BY RUPALI LIMAYE, TARA KIRK SELL, AND ELIZABETH STUART
Over the past few months, millions of Americans have gotten vaccinated for COVID-19, bringing hopes that the coming months could look a lot more “normal” than the last 14.
But, as vaccines have become more widely available, it’s becoming clear that the new challenge isn’t just access—it will be addressing widespread questions and helping those who might still be on the fence decide to get the jab—especially those age 65 and older, who are at most risk of severe COVID-19.
It’s fair for people to have questions about the vaccine. Those who are vaccinated can help by becoming public health “ambassadors” and helping friends and family feel more confident about COVID-19 vaccines. So, what can you say to a loved one who expresses hesitation about getting vaccinated? What are the best resources to answer questions? How can you convince people that while getting vaccinated is a highly personal choice, it’s also necessary on a larger scale to help defeat the pandemic?
The first step is to connect on shared values and beliefs. We may all have different views of the pandemic and its implications, but we share many important ideals. Don’t make it a battle or competition. If you need more information or facts, the CDC, NIH, and the Johns Hopkins Coronavirus Resource Center websites are good places to start.
This article addresses some specific hesitations. Rupali Limaye, an expert in vaccine hesitancy, Tara Kirk Sell, an expert in health security, and Elizabeth Stuart, an expert in mental health, provide some practical and interpersonal responses.
Let us know what hesitations you’re hearing: email@example.com
HESITATION: I plan to wait and see if the vaccine is safe and may get it later.
Everyone wants to be sure that they are as safe and healthy as possible. As of May 2021, more than 100 million Americans have been fully vaccinated. Public health agencies have been watching closely for any safety signals. We have safety data going back as far as August 2020, when Pfizer and Moderna first began vaccinating Phase 3 clinical trial participants. Based on the many vaccines administered already, we can feel confident that the vaccine has a really good safety record.
The reality is that not getting vaccinated puts you at much higher risk of severe COVID-19, which can make you seriously sick for a long period of time and possibly cause lasting damage. Getting vaccinated sooner can protect you from these risks.
SOURCE: NPR Vaccination Tracker
People often relate strongly to the experiences of those around them, so share that you have been vaccinated with friends and family; seeing others whom they trust and respect having made the decision to get vaccinated might help them feel more comfortable. And perhaps share your own decision-making process and why you decided to go ahead and get the shot(s)!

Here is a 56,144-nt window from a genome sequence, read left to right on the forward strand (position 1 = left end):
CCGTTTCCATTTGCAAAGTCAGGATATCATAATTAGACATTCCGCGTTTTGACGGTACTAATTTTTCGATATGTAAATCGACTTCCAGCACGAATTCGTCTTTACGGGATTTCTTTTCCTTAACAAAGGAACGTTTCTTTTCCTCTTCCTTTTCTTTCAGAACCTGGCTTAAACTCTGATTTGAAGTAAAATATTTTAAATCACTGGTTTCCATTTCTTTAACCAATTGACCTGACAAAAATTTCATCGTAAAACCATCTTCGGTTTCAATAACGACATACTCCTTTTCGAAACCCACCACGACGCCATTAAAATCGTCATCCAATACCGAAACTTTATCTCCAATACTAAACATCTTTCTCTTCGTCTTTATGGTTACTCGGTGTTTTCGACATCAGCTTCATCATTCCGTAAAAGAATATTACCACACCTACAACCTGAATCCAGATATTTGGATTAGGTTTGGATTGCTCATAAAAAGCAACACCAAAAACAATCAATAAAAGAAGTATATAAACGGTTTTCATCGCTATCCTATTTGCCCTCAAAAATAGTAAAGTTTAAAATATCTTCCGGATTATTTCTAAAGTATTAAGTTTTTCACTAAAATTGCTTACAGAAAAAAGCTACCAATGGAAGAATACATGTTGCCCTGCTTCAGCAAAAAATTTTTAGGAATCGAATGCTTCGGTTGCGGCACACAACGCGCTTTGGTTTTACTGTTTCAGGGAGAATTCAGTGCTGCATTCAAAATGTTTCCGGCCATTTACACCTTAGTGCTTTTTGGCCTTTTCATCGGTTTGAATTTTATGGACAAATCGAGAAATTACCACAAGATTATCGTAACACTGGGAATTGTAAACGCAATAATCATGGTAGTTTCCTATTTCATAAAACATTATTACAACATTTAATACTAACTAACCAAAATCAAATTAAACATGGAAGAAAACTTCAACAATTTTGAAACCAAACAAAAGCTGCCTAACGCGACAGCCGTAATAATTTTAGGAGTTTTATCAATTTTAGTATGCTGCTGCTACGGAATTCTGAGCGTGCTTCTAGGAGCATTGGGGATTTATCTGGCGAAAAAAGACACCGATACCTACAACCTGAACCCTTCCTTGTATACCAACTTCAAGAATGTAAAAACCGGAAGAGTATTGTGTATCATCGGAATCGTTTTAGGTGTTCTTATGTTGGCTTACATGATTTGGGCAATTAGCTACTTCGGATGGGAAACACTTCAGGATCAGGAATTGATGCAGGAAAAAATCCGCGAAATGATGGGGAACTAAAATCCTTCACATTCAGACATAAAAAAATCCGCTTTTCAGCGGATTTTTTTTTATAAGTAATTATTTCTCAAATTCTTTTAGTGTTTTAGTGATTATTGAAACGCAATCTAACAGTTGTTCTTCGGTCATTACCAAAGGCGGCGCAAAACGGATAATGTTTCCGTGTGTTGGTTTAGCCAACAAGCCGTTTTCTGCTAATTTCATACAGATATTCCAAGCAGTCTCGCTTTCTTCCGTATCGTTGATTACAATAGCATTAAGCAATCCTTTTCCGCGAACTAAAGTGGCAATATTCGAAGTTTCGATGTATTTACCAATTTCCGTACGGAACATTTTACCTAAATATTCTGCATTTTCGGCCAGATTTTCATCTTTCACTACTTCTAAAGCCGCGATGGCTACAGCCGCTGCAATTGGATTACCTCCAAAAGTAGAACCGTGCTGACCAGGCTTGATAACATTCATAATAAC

HESITATION: I am concerned about possible side effects of a COVID-19 vaccine.
It’s understandable to worry about not feeling well. It’s important to know that side effects from vaccines are short-lived and not harmful—unlike COVID-19, which can cause serious illness and lasting damage.
Some people feel a bit out of sorts for a day or two after getting vaccinated. The most common side effect is soreness at the site of injection. Other effects might include fatigue, headache, muscle aches, chills, joint pain, and possibly some fever. These side effects may start within a few hours of receiving the vaccine but usually last just 24 to 48 hours and no more than a few days.
Side effects are more frequent after the second dose, so, if possible, plan to get the second dose the day before a day off from work, or try to postpone things for a few days.
Again, share your experiences with friends and family. And be honest—if you had short-term side effects, mention those so that others aren’t caught off guard if they experience fever or tiredness themselves. Plus, knowing what to expect can help them plan accordingly and arrange for an easier day or two after their vaccination if possible. But you can also reassure them and reinforce the fundamental message that a day or so of anticipated side effects is much easier to deal with than COVID-19 itself.
HESITATION: I don’t believe I need a COVID-19 vaccine.
Even if you are young and healthy and practice COVID-19 precautions like wearing masks and social distancing, it’s important to get vaccinated.
As more and more people are vaccinated, the virus will have fewer people to infect, and community transmission will go down. This means we can start to get back to “normal” quicker. Every person that gets vaccinated brings us one step closer to ending the pandemic.
It’s also important to note that even if you have already had COVID-19, you still need to get vaccinated. That’s because the immunity you can get after having COVID-19 may not be as strong or long-lasting as the protection you can get from a vaccine.
Some people may also be persuaded by the added convenience of being vaccinated. You don’t have to quarantine if you’ve been exposed to someone who you later found out was infected with COVID-19. And, if you might end up traveling someplace that requires a vaccine, that will already be taken care of. Plus, at the end of the day, you will be protected against the disease, so you won’t have to worry about getting other people sick or causing them to need to quarantine by accident.